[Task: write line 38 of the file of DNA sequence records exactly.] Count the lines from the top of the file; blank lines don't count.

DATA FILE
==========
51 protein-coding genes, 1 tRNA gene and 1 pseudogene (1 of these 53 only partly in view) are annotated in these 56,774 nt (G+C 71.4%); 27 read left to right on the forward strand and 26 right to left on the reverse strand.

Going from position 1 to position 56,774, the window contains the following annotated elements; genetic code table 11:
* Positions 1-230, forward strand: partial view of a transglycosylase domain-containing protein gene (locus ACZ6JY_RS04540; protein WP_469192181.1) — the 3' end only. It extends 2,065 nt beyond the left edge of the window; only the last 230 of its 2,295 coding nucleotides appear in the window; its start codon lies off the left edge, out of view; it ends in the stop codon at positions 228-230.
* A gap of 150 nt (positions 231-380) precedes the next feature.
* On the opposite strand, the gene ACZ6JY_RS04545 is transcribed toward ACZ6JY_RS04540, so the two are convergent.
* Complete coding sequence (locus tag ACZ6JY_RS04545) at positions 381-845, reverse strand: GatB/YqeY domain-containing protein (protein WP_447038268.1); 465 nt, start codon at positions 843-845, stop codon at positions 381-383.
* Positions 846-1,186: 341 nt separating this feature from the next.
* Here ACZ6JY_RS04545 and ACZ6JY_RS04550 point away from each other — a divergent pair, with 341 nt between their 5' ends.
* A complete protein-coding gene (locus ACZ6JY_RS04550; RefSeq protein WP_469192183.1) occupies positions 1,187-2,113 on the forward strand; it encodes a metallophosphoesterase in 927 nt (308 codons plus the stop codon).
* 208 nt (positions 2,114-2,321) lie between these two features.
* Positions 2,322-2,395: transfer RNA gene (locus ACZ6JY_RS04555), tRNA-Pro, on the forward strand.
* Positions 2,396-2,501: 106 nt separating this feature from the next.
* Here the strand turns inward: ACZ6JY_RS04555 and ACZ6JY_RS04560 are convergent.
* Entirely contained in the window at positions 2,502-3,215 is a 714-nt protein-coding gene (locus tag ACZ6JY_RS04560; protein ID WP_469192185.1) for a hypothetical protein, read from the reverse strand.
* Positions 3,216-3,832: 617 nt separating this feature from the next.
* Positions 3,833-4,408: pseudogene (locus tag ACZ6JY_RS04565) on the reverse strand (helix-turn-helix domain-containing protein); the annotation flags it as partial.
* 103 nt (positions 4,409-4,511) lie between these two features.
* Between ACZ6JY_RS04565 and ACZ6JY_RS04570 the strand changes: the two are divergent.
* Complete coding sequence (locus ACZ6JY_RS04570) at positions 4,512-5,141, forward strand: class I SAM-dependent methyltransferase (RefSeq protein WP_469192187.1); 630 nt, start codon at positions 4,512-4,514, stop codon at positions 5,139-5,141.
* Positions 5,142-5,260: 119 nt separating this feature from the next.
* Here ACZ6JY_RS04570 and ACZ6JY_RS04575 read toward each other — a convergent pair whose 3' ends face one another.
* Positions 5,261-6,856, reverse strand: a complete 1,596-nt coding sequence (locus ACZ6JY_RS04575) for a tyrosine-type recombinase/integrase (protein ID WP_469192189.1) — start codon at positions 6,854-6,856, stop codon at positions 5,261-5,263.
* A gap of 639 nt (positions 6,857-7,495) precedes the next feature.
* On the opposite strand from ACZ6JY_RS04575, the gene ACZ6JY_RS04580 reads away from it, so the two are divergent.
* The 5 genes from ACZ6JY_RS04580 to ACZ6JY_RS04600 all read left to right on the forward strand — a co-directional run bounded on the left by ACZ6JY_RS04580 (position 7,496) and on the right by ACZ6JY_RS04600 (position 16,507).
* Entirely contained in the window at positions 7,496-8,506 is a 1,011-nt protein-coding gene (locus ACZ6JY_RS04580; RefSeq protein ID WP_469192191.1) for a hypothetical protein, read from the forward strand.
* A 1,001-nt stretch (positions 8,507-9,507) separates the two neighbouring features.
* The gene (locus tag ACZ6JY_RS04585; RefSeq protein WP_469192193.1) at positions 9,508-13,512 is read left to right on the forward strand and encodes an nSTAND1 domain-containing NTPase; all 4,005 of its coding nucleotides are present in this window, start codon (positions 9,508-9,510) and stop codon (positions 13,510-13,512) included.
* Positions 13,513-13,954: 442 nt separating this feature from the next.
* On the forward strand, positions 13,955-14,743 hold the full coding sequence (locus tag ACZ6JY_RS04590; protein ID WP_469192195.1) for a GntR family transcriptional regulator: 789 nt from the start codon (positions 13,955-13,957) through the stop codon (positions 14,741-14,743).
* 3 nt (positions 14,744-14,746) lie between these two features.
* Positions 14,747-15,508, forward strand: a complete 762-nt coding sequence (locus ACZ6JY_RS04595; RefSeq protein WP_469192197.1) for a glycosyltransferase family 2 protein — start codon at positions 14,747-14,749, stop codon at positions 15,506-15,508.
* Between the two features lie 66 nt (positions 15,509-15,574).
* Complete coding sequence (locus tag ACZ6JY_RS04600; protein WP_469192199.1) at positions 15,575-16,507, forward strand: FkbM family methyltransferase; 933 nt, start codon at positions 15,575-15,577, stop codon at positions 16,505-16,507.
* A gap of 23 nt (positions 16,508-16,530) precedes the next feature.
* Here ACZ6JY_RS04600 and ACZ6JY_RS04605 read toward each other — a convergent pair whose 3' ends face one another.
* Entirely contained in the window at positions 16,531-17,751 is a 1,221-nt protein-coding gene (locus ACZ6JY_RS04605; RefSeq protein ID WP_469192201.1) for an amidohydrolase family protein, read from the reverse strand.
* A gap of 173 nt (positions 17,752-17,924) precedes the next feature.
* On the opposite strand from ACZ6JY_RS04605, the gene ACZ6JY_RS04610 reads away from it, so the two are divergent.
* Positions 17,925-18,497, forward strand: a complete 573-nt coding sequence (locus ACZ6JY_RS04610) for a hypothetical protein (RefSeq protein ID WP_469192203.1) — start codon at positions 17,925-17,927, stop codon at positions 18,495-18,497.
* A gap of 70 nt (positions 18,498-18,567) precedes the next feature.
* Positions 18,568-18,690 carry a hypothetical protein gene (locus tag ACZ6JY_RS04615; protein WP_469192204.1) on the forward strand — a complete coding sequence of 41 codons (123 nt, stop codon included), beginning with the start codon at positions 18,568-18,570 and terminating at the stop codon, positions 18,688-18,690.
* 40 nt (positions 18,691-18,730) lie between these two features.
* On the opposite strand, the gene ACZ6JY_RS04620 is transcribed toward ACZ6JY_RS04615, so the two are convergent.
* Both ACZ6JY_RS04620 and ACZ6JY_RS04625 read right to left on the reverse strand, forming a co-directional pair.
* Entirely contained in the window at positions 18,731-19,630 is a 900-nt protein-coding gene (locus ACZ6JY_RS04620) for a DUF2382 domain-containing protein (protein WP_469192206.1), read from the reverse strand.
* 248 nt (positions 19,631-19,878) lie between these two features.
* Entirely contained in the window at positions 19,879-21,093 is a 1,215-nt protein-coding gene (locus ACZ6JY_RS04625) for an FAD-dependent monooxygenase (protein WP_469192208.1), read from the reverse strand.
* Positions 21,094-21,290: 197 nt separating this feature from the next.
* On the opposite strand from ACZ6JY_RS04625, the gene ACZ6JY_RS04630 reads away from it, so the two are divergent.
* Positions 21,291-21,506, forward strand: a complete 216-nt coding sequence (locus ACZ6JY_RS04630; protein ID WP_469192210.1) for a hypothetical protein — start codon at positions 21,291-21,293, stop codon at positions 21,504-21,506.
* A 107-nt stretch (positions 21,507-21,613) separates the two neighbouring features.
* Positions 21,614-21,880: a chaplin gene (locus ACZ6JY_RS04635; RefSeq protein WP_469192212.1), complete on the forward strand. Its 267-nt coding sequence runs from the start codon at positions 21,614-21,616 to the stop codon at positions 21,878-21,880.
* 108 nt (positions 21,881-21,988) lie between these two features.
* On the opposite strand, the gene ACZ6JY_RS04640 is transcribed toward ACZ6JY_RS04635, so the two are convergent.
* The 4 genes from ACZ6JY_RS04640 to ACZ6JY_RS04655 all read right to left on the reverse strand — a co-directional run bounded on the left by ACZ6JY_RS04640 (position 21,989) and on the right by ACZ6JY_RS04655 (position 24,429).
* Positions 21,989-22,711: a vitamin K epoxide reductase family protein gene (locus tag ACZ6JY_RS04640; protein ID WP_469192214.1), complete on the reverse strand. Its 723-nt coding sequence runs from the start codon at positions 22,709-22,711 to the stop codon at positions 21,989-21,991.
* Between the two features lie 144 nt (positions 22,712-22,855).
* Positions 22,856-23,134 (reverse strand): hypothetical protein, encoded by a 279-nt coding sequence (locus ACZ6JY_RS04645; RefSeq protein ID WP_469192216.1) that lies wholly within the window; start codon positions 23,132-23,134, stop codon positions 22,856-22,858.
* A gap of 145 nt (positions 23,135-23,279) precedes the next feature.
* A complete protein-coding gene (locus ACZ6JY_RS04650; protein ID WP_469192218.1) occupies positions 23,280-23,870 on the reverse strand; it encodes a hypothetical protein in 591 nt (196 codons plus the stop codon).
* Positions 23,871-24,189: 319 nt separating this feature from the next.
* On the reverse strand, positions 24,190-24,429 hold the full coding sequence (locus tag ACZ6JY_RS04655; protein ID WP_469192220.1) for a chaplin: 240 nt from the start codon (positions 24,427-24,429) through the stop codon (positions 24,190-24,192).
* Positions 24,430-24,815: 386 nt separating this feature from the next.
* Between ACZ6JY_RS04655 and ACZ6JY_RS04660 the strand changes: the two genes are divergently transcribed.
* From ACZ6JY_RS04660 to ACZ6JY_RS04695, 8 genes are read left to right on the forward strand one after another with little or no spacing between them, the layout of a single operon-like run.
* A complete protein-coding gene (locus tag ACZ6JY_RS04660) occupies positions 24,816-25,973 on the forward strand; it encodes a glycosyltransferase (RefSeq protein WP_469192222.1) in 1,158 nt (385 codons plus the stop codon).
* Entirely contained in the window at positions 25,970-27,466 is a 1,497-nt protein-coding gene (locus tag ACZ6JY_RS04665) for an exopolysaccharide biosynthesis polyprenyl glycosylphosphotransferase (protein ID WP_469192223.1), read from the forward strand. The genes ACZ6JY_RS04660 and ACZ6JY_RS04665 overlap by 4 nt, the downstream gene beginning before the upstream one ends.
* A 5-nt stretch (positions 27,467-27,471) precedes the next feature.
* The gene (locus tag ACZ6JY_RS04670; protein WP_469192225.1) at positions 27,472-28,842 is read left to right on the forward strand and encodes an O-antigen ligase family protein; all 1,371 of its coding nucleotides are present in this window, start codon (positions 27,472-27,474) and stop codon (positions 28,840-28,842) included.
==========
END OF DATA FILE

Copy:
* A gap of 173 nt (positions 17,752-17,924) precedes the next feature.